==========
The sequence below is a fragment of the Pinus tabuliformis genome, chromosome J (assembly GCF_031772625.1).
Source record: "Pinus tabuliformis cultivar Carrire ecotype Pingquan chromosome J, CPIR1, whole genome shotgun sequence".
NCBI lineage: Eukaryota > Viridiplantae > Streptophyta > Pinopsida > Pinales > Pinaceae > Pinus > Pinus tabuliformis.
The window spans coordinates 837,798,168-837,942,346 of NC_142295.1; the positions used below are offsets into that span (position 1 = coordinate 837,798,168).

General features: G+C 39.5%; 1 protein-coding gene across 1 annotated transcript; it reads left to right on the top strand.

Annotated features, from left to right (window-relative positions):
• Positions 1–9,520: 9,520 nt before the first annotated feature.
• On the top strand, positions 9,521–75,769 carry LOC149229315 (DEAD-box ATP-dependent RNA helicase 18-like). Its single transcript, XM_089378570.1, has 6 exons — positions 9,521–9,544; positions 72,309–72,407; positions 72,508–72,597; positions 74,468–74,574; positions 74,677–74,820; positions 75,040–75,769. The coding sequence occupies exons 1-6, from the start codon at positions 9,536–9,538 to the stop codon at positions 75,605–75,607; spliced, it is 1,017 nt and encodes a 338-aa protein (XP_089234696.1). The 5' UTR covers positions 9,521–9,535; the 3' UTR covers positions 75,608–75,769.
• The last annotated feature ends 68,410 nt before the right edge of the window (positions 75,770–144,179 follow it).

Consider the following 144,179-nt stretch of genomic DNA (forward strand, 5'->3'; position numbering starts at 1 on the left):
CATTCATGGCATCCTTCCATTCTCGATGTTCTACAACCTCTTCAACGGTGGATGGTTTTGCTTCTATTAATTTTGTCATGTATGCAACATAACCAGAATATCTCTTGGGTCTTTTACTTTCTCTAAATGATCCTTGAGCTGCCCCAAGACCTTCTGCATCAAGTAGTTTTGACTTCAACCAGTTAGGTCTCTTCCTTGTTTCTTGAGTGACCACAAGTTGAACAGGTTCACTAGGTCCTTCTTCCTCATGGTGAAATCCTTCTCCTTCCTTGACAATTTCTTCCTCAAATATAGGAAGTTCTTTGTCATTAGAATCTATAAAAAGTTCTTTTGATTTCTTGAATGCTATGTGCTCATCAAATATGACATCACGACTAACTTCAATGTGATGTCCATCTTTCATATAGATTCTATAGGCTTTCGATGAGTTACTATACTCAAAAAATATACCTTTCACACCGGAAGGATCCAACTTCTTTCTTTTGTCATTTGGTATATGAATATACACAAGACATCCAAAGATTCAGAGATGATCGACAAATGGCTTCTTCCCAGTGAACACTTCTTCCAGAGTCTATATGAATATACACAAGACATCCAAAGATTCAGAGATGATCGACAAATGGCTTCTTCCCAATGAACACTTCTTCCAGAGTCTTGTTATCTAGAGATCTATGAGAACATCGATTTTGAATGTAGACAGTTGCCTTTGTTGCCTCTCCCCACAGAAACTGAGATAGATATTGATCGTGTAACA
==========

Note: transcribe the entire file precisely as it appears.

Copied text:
The sequence below is a fragment of the Pinus tabuliformis genome, chromosome J (assembly GCF_031772625.1).
Source record: "Pinus tabuliformis cultivar Carrire ecotype Pingquan chromosome J, CPIR1, whole genome shotgun sequence".
NCBI lineage: Eukaryota > Viridiplantae > Streptophyta > Pinopsida > Pinales > Pinaceae > Pinus > Pinus tabuliformis.
The window spans coordinates 837,798,168-837,942,346 of NC_142295.1; the positions used below are offsets into that span (position 1 = coordinate 837,798,168).

General features: G+C 39.5%; 1 protein-coding gene across 1 annotated transcript; it reads left to right on the top strand.

Annotated features, from left to right (window-relative positions):
• Positions 1–9,520: 9,520 nt before the first annotated feature.
• On the top strand, positions 9,521–75,769 carry LOC149229315 (DEAD-box ATP-dependent RNA helicase 18-like). Its single transcript, XM_089378570.1, has 6 exons — positions 9,521–9,544; positions 72,309–72,407; positions 72,508–72,597; positions 74,468–74,574; positions 74,677–74,820; positions 75,040–75,769. The coding sequence occupies exons 1-6, from the start codon at positions 9,536–9,538 to the stop codon at positions 75,605–75,607; spliced, it is 1,017 nt and encodes a 338-aa protein (XP_089234696.1). The 5' UTR covers positions 9,521–9,535; the 3' UTR covers positions 75,608–75,769.
• The last annotated feature ends 68,410 nt before the right edge of the window (positions 75,770–144,179 follow it).

Consider the following 144,179-nt stretch of genomic DNA (forward strand, 5'->3'; position numbering starts at 1 on the left):
CATTCATGGCATCCTTCCATTCTCGATGTTCTACAACCTCTTCAACGGTGGATGGTTTTGCTTCTATTAATTTTGTCATGTATGCAACATAACCAGAATATCTCTTGGGTCTTTTACTTTCTCTAAATGATCCTTGAGCTGCCCCAAGACCTTCTGCATCAAGTAGTTTTGACTTCAACCAGTTAGGTCTCTTCCTTGTTTCTTGAGTGACCACAAGTTGAACAGGTTCACTAGGTCCTTCTTCCTCATGGTGAAATCCTTCTCCTTCCTTGACAATTTCTTCCTCAAATATAGGAAGTTCTTTGTCATTAGAATCTATAAAAAGTTCTTTTGATTTCTTGAATGCTATGTGCTCATCAAATATGACATCACGACTAACTTCAATGTGATGTCCATCTTTCATATAGATTCTATAGGCTTTCGATGAGTTACTATACTCAAAAAATATACCTTTCACACCGGAAGGATCCAACTTCTTTCTTTTGTCATTTGGTATATGAATATACACAAGACATCCAAAGATTCAGAGATGATCGACAAATGGCTTCTTCCCAGTGAACACTTCTTCCAGAGTCTATATGAATATACACAAGACATCCAAAGATTCAGAGATGATCGACAAATGGCTTCTTCCCAATGAACACTTCTTCCAGAGTCTTGTTATCTAGAGATCTATGAGAACATCGATTTTGAATGTAGACAGTTGCCTTTGTTGCCTCTCCCCACAGAAACTGAGATAGATATTGATCGTGTAACA